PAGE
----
Give her space.,
Ask yourself if she’s actually ignoring you.,
Consider that your girlfriend may be depressed.,
Avoid the temptation to ignore her back.,
Take care of yourself.,
Set a date to speak in person.,
Send an email or private message.,
Use empathetic body language.,
Express your thoughts and feelings using nonviolent communication.,
Ask her about herself.,
Ask her what she needs.,
Be an active listener.,
Come up with some possible solutions together.,
Don’t force a resolution.,
Understand that one of the resolutions might be to break up.
It’s possible that your girlfriend is mad at you, but it’s also possible that she’s going through something tough that has nothing to do with you. Either way, if you are getting negative feelings from her, don’t push her to talk right away. Give her some time to cool down. This will also give you time to think through your own feelings.;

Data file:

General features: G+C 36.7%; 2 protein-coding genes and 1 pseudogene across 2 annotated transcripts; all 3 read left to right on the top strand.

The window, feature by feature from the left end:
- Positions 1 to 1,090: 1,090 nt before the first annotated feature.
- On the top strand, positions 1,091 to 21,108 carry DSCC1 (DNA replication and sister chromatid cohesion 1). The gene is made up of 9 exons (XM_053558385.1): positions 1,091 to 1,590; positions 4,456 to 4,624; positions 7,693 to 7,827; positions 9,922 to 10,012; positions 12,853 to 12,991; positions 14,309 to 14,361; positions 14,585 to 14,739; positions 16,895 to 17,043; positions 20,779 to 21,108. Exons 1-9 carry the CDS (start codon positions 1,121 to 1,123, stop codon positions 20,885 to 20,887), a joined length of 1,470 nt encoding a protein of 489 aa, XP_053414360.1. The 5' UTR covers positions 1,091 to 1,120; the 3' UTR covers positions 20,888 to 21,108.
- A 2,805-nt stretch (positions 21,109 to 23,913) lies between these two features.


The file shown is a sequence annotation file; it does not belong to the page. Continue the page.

, Has your girlfriend’s behaviour actually changed toward you? Is it possible that you’re feeling depressed or anxious about something, and that you’re imagining that her behaviour is worse than normal?
It’s possible that she has always been a bit cold toward you, but that as the relationship gets older, you are realizing that you don’t like the way she behaves.
Have you been through anything difficult recently? Maybe you’ve been demanding more attention from her lately, and she’s having a hard time meeting your needs, which has resulted in her pulling away.
, She may be ignoring you, but if she’s struggling with depression, she might not even realize it.